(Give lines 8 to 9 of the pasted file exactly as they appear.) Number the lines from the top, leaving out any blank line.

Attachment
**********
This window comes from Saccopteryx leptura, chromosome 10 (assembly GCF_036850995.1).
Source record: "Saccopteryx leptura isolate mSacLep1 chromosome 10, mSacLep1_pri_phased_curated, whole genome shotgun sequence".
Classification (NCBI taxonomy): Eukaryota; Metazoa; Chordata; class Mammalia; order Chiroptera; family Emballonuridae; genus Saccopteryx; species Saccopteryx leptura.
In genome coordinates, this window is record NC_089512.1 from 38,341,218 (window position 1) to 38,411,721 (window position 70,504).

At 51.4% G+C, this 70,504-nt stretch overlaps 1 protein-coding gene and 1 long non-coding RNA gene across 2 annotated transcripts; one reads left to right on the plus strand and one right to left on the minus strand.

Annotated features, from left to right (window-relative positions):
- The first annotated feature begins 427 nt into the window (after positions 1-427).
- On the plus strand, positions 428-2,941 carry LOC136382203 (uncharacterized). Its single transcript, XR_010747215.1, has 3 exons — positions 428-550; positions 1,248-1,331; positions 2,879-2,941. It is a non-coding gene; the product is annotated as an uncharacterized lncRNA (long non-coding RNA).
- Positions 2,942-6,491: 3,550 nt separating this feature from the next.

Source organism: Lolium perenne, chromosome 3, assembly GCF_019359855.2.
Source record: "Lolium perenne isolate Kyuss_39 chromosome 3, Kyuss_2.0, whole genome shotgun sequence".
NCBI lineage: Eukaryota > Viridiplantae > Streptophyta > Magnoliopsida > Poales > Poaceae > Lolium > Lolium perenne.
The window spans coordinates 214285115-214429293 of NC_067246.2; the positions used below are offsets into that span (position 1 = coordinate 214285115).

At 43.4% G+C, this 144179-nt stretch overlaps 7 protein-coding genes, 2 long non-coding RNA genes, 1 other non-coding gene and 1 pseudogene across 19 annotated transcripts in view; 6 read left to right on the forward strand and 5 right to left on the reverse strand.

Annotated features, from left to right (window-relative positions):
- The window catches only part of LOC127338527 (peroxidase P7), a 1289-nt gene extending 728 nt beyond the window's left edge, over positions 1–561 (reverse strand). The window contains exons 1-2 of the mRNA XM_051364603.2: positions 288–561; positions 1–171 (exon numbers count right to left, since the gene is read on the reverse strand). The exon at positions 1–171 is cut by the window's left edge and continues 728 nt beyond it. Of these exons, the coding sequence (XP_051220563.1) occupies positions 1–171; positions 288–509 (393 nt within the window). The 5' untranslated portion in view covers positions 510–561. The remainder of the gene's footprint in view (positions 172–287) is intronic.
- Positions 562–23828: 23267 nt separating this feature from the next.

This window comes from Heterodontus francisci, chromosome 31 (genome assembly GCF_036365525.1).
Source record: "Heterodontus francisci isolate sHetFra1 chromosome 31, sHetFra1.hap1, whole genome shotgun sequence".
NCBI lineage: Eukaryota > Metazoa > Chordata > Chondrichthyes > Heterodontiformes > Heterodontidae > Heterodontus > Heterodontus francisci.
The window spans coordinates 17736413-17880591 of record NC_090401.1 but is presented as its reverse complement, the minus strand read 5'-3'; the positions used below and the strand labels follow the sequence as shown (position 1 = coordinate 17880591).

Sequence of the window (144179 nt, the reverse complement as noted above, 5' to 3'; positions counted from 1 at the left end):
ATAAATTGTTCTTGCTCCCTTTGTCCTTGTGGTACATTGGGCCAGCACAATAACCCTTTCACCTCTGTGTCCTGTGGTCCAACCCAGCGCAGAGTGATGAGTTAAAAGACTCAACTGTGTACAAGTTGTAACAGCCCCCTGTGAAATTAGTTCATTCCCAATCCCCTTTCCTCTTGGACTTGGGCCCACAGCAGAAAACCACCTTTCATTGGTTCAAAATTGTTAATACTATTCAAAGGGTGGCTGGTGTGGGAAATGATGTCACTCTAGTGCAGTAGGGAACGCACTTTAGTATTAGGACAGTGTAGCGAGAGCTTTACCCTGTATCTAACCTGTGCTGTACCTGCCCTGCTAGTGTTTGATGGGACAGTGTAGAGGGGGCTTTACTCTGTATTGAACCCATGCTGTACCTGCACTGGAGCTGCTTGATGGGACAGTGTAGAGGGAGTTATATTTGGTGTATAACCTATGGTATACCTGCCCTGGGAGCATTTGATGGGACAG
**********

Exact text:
- On the plus strand, positions 428-2,941 carry LOC136382203 (uncharacterized). Its single transcript, XR_010747215.1, has 3 exons — positions 428-550; positions 1,248-1,331; positions 2,879-2,941. It is a non-coding gene; the product is annotated as an uncharacterized lncRNA (long non-coding RNA).
- Positions 2,942-6,491: 3,550 nt separating this feature from the next.